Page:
JP Morgan tests blockchain for collateral settlement in after-hours trading

“What we have achieved is the frictionless transfer of collateral instantaneously”,  said JPMorgan’s global head of trading services, Ben Challice.

Multinational investment bank JPMorgan Chase & Co is testing the use of its own private blockchain for collateral settlement.

According to Bloomberg News, JPMorgan conducted a pilot transaction on 20 May, in which two of its entities transferred a tokenised representation of shares of money market fund shares from Black Rock Inc, a leading global investment bank.

A money market fund is a type of mutual fund that is considered a low-risk investment because it offers exposure to liquid, short-term assets such as cash, cash equivalents and highly rated debt securities.

As for JPMorgan’s broader vision for its private blockchain, the bank said it intends to allow investors to present a wide range of assets as collateral that can also be used outside of regular market hours. It emphasised equities and fixed income in particular.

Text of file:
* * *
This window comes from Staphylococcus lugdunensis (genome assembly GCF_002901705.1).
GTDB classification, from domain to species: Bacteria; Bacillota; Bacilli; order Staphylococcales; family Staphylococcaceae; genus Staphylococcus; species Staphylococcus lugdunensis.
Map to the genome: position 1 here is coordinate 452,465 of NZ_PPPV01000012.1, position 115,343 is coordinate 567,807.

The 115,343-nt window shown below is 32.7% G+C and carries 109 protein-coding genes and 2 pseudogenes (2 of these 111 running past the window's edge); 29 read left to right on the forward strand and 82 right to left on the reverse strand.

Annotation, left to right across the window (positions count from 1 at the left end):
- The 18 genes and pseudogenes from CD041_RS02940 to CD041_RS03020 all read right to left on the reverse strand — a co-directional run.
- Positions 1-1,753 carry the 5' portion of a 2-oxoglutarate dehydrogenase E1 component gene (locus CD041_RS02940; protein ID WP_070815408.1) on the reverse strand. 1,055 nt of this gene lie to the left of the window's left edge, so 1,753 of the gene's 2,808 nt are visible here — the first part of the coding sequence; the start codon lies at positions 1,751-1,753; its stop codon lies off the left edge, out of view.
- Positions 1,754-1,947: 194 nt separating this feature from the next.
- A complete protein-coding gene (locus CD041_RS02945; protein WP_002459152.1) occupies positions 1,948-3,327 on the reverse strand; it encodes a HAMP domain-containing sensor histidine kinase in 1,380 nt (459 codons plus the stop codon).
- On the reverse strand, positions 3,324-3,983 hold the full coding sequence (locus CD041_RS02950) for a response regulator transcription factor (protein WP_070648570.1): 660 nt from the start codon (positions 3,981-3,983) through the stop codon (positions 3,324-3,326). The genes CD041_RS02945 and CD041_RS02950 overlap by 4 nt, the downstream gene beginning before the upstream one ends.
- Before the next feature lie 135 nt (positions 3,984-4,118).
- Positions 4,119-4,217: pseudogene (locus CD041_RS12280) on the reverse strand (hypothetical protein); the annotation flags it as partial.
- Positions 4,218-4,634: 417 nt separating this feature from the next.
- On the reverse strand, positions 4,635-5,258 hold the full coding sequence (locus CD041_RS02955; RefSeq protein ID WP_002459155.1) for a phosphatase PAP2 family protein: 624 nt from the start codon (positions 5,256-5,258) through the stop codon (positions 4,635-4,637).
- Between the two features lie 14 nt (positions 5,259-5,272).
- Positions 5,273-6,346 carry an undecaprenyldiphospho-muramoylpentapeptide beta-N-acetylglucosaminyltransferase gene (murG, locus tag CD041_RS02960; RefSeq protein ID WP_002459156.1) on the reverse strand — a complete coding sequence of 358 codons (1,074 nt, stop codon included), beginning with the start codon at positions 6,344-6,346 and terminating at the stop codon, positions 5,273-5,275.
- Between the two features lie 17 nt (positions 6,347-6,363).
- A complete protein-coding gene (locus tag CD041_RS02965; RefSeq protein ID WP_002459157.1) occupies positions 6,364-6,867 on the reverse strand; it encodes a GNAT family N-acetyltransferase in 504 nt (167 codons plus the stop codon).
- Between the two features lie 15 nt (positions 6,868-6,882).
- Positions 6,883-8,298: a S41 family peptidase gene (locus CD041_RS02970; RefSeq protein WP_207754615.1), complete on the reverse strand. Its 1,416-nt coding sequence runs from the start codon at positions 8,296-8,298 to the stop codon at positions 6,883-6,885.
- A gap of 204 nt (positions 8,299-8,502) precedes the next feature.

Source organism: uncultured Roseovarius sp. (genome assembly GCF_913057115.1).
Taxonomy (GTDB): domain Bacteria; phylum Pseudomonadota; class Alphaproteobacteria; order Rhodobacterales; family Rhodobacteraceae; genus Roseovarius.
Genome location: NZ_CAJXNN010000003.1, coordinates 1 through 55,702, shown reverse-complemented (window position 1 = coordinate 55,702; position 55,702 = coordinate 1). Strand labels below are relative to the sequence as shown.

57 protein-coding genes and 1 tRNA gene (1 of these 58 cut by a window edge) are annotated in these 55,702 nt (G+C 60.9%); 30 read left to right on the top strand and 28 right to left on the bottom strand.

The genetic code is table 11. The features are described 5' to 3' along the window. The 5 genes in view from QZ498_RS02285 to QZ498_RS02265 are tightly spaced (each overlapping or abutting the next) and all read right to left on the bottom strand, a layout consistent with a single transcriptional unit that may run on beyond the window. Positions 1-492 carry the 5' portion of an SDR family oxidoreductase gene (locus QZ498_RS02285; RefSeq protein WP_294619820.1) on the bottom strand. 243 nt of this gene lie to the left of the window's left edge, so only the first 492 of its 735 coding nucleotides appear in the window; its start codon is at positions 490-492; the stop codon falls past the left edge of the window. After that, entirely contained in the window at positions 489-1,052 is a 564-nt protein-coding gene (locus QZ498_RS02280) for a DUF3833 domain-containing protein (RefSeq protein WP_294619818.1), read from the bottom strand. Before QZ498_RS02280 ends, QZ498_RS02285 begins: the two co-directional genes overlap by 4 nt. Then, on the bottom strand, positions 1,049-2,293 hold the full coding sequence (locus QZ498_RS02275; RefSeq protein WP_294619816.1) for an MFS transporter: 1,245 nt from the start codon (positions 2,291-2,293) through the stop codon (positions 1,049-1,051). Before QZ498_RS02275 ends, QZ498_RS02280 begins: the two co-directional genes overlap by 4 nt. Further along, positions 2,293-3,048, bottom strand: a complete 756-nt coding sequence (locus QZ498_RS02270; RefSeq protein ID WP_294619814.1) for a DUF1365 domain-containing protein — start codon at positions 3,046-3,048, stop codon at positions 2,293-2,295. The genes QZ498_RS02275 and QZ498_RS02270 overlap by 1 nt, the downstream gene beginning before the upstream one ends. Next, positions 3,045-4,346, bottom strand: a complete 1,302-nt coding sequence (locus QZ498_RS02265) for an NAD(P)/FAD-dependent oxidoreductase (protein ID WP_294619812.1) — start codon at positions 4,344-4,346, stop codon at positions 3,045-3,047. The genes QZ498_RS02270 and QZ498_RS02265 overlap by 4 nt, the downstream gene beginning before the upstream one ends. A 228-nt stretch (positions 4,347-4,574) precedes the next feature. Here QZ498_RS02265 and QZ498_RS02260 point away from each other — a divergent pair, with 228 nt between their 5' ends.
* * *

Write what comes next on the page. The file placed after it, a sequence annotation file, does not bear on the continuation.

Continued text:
“What we have achieved is the frictionless transfer of collateral instantaneously,” said JPMorgan’s global head of trading services, Ben Challice. BlackRock was not a counterparty, but has been heavily involved in the initiative “from day one and is exploring the use of this technology”.

JPMorgan has been actively involved in cryptocurrency and blockchain technology for quite some time, and also founded Onyx Digital Assets (ODA) in late 2020. The project is described as a “blockchain-based network that enables the processing, recording and Delivery-versus-Payment (DVP) exchange of digital assets across asset classes.”

While it has not been specifically outlined whether JPMorgan used ODA in this case, the network is prepared to exchange cash for different types of tokenised collateral, providing intraday liquidity and offering access to the bank’s digital payments infrastructure and the JPM Coin token.

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Tyrone Lobban, head of JPMorgan’s blockchain launch and ODA, said the bank aims to get ahead of a trend where it sees a wider range of traditional financial services being offered through blockchain technology:

“There will be an increasing set of financial activities taking place on the public blockchain, so we want to make sure we are able to not only support that, but also be prepared to provide related services.”



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